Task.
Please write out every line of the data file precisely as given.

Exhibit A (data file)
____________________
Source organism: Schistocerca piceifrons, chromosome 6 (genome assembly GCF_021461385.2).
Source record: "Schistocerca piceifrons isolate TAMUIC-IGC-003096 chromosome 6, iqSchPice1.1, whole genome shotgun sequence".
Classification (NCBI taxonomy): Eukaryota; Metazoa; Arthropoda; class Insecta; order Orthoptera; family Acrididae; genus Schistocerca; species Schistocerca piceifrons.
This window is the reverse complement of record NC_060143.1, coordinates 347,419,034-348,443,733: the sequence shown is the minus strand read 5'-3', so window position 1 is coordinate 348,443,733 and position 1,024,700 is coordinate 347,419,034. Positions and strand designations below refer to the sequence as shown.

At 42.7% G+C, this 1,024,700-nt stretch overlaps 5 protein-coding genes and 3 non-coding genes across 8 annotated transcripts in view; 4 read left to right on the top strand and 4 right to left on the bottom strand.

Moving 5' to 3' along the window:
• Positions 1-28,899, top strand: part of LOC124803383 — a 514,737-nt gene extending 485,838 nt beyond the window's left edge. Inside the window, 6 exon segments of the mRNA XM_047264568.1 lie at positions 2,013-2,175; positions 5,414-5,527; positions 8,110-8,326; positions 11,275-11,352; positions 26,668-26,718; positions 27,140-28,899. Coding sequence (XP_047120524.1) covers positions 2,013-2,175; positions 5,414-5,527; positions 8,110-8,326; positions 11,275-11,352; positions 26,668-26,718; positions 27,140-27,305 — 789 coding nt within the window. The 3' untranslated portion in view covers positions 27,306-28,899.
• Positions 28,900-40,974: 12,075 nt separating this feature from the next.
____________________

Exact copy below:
Source organism: Schistocerca piceifrons, chromosome 6 (genome assembly GCF_021461385.2).
Source record: "Schistocerca piceifrons isolate TAMUIC-IGC-003096 chromosome 6, iqSchPice1.1, whole genome shotgun sequence".
Classification (NCBI taxonomy): Eukaryota; Metazoa; Arthropoda; class Insecta; order Orthoptera; family Acrididae; genus Schistocerca; species Schistocerca piceifrons.
This window is the reverse complement of record NC_060143.1, coordinates 347,419,034-348,443,733: the sequence shown is the minus strand read 5'-3', so window position 1 is coordinate 348,443,733 and position 1,024,700 is coordinate 347,419,034. Positions and strand designations below refer to the sequence as shown.

At 42.7% G+C, this 1,024,700-nt stretch overlaps 5 protein-coding genes and 3 non-coding genes across 8 annotated transcripts in view; 4 read left to right on the top strand and 4 right to left on the bottom strand.

Moving 5' to 3' along the window:
• Positions 1-28,899, top strand: part of LOC124803383 — a 514,737-nt gene extending 485,838 nt beyond the window's left edge. Inside the window, 6 exon segments of the mRNA XM_047264568.1 lie at positions 2,013-2,175; positions 5,414-5,527; positions 8,110-8,326; positions 11,275-11,352; positions 26,668-26,718; positions 27,140-28,899. Coding sequence (XP_047120524.1) covers positions 2,013-2,175; positions 5,414-5,527; positions 8,110-8,326; positions 11,275-11,352; positions 26,668-26,718; positions 27,140-27,305 — 789 coding nt within the window. The 3' untranslated portion in view covers positions 27,306-28,899.
• Positions 28,900-40,974: 12,075 nt separating this feature from the next.